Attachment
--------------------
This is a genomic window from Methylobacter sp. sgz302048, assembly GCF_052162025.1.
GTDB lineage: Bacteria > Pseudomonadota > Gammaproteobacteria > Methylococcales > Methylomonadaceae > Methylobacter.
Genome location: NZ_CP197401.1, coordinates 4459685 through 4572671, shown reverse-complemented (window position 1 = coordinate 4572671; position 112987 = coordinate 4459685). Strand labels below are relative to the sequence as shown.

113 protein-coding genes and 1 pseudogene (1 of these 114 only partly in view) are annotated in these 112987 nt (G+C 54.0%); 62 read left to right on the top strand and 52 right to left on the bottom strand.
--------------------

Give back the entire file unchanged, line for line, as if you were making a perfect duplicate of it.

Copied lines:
This is a genomic window from Methylobacter sp. sgz302048, assembly GCF_052162025.1.
GTDB lineage: Bacteria > Pseudomonadota > Gammaproteobacteria > Methylococcales > Methylomonadaceae > Methylobacter.
Genome location: NZ_CP197401.1, coordinates 4459685 through 4572671, shown reverse-complemented (window position 1 = coordinate 4572671; position 112987 = coordinate 4459685). Strand labels below are relative to the sequence as shown.

113 protein-coding genes and 1 pseudogene (1 of these 114 only partly in view) are annotated in these 112987 nt (G+C 54.0%); 62 read left to right on the top strand and 52 right to left on the bottom strand.